For as long as anyone can remember, publishing’s been a business with two principal sources of revenue. You sold advertising and sponsorship to companies who wanted to promote themselves to your audience, and in some cases, you charged that audience to view your content.
Then along came the web. Those media owners who had been used to charging their audience suddenly found that they couldn’t.
Each extra newspaper printed costs money, and with rising newsprint costs this has been a major pressure in newspaper production costs. But the economics of web distribution are different to print media, as each extra reader is gained at a zero marginal cost. Consequently, so much free content was available online that consumers were simply unwilling to pay.
Culturally, this was hard to accept for many in the business.
Simon Kellner, at the time editor of the Independent, told the ISBA annual conference that it was wrong not to charge for content, that journalism had value and that it shouldn’t be given away on the web.
Martin Sorrell speaking at Google’s Zeitgeist conference in 2006, echoed this thought when he noted that he advised media clients not to give their content away for free.
Clearly, both ITV and Metro have managed to make viable media businesses out of giving away their content, so ‘free’ is nothing new. But this focus on charging audiences for content belied a lack of imagination about the true commercial value of that audience. As some publishers have discovered, there are other ways to monetise audience – and as they do so, the boundaries between what is considered ‘publishing’ and ‘retail’ are becoming increasingly blurred.
Online-only media owners were quickest to exploit this, untrammelled as they were by historic notions of how to make money. A quick look at MSN’s site shows editorial about the best deals available in various financial services – but look at their credit card recommendations, and you can click to apply there and then. An article about jet-set luggage in the travel channel carries a link to buy suitcases from MSN shopping.
AOL’s music channel sells you iTunes downloads, their travel channel sells you flights. Yahoo will find you a house to buy and Lycos will rent you a car.
All of these transactions are handled and fulfilled by partners of these portals, and although there are often tenancy agreements in place, a large portion of the deal is often on a revenue-share basis.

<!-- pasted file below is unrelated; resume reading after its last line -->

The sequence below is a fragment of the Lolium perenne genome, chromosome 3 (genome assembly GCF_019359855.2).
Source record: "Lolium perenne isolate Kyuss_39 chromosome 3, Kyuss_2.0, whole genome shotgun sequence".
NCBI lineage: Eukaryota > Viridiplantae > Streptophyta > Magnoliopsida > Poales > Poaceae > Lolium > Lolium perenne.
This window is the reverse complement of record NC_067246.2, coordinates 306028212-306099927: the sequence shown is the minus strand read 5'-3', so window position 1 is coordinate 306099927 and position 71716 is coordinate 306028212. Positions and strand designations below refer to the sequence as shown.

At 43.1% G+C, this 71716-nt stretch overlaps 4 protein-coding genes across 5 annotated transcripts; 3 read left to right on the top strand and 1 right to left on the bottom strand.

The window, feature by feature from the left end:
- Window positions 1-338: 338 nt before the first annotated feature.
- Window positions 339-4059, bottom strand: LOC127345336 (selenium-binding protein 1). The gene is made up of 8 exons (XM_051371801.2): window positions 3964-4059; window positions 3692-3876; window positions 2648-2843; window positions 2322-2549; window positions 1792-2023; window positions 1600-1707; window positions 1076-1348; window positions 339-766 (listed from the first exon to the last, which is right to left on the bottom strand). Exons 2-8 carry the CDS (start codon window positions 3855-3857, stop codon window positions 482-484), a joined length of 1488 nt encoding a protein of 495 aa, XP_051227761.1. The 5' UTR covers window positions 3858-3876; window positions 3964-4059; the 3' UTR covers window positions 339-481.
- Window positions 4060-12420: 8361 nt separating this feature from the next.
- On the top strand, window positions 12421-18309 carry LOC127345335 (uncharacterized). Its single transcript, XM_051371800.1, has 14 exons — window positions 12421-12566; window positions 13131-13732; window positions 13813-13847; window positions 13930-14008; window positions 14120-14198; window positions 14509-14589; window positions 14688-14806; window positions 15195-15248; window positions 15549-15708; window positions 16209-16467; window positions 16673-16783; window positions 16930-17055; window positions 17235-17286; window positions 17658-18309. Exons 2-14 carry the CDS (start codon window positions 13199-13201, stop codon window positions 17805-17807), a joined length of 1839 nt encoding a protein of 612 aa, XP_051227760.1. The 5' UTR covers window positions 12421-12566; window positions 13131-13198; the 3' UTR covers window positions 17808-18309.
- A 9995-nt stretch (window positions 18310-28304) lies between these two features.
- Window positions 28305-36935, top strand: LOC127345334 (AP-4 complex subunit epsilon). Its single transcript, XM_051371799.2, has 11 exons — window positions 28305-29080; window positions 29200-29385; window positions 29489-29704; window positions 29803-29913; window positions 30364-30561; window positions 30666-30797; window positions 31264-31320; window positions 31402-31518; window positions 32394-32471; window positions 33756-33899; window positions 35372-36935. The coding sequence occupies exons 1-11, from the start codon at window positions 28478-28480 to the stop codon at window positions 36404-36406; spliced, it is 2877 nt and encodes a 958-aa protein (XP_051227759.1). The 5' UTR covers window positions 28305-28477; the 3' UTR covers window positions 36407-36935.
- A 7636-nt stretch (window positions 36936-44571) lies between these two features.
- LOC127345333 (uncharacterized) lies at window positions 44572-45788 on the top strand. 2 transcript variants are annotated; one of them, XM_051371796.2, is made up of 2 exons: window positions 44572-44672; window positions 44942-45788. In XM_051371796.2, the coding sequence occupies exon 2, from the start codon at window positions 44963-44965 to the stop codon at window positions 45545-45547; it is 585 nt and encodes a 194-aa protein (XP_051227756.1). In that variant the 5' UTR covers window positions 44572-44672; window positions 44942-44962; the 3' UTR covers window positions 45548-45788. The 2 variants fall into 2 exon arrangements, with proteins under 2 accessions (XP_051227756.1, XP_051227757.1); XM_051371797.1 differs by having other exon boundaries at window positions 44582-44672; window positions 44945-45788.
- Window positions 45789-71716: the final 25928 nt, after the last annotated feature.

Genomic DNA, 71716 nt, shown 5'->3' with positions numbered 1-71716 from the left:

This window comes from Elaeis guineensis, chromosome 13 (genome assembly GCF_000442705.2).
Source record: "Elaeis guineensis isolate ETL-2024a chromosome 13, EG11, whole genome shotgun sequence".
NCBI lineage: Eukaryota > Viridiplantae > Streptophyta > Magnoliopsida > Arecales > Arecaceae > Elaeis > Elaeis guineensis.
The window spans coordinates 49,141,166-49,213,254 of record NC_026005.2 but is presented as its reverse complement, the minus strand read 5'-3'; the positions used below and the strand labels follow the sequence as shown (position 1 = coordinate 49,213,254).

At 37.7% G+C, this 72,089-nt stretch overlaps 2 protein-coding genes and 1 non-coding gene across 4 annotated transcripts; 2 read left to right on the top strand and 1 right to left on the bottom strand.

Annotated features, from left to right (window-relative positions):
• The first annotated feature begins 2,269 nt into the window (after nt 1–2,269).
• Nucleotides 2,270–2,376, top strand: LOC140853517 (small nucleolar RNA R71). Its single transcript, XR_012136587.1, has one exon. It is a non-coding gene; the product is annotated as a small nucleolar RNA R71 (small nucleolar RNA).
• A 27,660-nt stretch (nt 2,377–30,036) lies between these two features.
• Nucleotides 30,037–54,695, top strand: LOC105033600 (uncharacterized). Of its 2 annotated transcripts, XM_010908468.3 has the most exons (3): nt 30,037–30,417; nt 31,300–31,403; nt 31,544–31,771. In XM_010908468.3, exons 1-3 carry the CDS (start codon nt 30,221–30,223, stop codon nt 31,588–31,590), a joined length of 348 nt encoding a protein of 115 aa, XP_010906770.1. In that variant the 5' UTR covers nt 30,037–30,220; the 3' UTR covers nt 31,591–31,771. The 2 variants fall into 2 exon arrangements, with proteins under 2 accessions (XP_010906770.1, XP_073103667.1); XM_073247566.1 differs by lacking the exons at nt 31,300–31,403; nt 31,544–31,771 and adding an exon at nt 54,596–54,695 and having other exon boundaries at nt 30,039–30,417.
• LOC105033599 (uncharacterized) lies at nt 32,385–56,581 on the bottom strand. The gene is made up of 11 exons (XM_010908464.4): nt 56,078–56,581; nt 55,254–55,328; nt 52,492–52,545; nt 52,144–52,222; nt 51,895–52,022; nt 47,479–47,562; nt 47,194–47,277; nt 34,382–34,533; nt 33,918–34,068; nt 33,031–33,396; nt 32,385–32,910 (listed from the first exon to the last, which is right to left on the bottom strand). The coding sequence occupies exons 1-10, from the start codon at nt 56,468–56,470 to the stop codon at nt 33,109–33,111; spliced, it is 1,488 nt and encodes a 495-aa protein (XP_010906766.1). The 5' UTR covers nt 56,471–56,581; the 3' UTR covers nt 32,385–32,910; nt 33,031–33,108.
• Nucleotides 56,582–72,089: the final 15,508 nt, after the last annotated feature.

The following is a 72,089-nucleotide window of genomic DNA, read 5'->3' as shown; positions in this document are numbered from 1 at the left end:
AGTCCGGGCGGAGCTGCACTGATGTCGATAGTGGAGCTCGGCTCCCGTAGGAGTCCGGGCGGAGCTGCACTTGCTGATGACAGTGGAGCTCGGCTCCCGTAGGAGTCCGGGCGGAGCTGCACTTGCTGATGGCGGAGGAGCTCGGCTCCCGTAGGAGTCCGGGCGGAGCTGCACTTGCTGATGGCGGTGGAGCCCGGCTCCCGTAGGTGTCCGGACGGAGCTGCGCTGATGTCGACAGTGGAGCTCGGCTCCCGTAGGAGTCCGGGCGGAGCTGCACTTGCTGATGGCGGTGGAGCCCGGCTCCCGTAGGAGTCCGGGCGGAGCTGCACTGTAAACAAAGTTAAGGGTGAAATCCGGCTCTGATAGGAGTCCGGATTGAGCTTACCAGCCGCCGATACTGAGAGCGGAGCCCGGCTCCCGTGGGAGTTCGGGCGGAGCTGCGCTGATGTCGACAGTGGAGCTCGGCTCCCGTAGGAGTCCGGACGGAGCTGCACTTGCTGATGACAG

These publishers are adopting some of the transactional risk, on the basis that by doing so they generate greater spend by the advertiser/supplier than they might do if they were simply pitching for ad budgets. In this way, they’ve branched out from advertising to become part of those marketers’ distribution strategy.
It isn’t just the online pure-plays that have grasped this. RunnersWorld.co.uk makes most of its money from advertising. But a third of their revenue comes from runners registering to participate in running events – Natmags keeps a percentage of each transaction.
The Sun makes substantial revenue from Sun Bingo online – using both the print and online editions to drive traffic into the game. The new football season will see Sun readers paying to download premier league goals to their mobiles, in addition to the Page 3 videos they can already buy.
This spread into retail from the publisher side has been mirrored by retailers, who are increasingly understanding that content sells.
The best of these is undoubtedly Net-a-porter.com, a fashion site selling premium brands from Jimmy Choo to Miu Miu. High-quality magazine content and engaging style has led to an average order value of over £500 and very high levels of repeat purchase.
The internet is a marketing channel (media), but it’s also a channel to market (distribution). So whilst those who view it purely as ‘media’ will continue to limit their own potential, those who understand this new marriage of what Net-a-Porter founder Natalie Massenet calls ‘content fused with commerce’ are tapping a rich seam.